NHS crisis saw more than 1.5million A&E patients have to wait at least 12 hours ... trends now

NHS crisis saw more than 1.5million A&E patients have to wait at least 12 hours ... trends now
NHS crisis saw more than 1.5million A&E patients have to wait at least 12 hours ... trends now

NHS crisis saw more than 1.5million A&E patients have to wait at least 12 hours ... trends now

ONE-and-a-half million patients waited more than 12 hours after arriving at A&E in England in the past year, figures reveal.

For the first time, data has been published showing the time spent in an emergency department before being admitted, transferred or discharged.

These figures are separate from the regularly published ‘trolley wait’ figures, which only measure the time taken after a decision to admit a patient was made.

And they show that - at some NHS trusts - as many as one in four patients are facing delays of 12 hours of more after arriving at the emergency department.

The Liberal Democrats, who carried out the analysis, said their findings reveal the half-a-day delays have ‘almost become the norm’.

As many as one in four patients are facing delays of 12 hours of more after arriving at the emergency department (stock image)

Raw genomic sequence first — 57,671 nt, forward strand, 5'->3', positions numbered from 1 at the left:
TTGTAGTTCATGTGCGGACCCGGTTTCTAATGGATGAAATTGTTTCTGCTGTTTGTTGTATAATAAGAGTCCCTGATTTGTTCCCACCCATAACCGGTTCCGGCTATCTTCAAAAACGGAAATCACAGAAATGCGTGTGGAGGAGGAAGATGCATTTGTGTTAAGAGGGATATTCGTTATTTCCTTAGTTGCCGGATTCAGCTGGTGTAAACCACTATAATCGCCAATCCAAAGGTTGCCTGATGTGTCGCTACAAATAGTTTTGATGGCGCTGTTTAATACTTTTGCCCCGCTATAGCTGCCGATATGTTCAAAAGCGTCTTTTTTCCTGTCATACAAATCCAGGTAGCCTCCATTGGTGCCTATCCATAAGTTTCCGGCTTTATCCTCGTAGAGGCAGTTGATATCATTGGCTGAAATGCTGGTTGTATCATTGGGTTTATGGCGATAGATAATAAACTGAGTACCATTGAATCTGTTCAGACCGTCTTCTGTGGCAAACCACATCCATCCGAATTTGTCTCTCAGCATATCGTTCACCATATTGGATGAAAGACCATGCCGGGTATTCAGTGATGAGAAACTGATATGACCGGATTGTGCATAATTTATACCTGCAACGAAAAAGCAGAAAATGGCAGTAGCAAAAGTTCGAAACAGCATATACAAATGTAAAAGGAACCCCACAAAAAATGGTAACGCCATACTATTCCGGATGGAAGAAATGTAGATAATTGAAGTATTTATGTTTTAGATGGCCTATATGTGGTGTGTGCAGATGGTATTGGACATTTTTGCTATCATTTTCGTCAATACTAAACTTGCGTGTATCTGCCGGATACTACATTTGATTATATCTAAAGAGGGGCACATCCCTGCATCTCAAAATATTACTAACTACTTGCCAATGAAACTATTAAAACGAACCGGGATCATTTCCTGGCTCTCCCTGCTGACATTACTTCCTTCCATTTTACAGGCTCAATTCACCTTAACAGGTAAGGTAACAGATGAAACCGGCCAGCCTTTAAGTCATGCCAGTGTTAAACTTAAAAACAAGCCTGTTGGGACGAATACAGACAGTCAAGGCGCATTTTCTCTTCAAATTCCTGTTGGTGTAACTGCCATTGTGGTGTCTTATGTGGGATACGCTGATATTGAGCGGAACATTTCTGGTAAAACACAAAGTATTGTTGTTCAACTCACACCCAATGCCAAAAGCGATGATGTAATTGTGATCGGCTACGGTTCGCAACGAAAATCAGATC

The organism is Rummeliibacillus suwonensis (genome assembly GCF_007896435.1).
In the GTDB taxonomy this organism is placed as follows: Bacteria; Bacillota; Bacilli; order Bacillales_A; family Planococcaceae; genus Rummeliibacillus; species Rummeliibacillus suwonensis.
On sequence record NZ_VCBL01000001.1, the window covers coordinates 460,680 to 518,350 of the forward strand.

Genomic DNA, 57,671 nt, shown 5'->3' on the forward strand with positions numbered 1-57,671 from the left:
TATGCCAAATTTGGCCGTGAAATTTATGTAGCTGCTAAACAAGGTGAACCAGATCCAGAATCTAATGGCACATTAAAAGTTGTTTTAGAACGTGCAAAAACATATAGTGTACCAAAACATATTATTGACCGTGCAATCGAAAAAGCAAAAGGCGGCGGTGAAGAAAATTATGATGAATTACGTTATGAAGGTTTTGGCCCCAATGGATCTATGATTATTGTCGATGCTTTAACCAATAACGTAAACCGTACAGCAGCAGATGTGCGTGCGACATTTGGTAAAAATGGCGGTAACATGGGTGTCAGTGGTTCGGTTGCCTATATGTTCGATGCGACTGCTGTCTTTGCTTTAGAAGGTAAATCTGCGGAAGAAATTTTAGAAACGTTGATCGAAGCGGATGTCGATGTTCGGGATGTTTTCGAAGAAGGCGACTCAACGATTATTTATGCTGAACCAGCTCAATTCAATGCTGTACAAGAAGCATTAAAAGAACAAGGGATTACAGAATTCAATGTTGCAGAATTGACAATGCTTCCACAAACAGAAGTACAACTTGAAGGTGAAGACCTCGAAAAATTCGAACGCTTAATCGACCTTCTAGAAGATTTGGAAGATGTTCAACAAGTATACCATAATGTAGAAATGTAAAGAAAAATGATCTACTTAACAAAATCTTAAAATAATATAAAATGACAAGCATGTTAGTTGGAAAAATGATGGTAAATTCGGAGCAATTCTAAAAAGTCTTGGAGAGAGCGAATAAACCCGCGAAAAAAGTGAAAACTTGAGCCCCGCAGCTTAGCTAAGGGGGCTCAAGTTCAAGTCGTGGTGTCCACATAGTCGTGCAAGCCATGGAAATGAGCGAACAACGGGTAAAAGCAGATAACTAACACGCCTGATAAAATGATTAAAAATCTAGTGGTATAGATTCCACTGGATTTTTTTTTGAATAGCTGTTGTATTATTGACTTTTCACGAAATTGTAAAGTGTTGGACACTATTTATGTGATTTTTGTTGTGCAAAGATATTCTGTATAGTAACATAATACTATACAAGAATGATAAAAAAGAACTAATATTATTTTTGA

As many as one in four patients are facing delays of 12 hours of more after arriving at the emergency department (stock image)

The latest figures show that in total 1,540,945 patients faced waits of 12 hours or more after arriving at A&E between February 2023, when the new data was first published, to January 2024.

This equates to almost one in 10 patients during that period, five times higher than the NHS requirement that no more than 2 per cent of patients should wait 12 hours or more from their time of arrival at A&E.

It means around 4,200 patients waited more than 12 hours at A&E every day over the past year.

January saw the worst figures yet as winter pressures struck, with a record 177,805 or one in eight patients facing A&E waits of over 12 hours.

Ambulance data shows that response times slumped in September. Despite the number of category two callers (yellow line) — such as burns, epilepsy and strokes — remaining static, 999 crews took 37 minutes and 28 seconds to arrive on the scene (red bars). This is six minutes slower than August and twice as long as the 18 minute target

Ambulance data shows that response times slumped in September. Despite the number of category two callers (yellow line) — such as burns, epilepsy and strokes — remaining static, 999 crews took 37 minutes and 28 seconds to arrive on the scene (red bars). This is six minutes slower than August and twice as long as the 18 minute target 

At Blackpool Teaching Hospitals, over one in four patients in January faced

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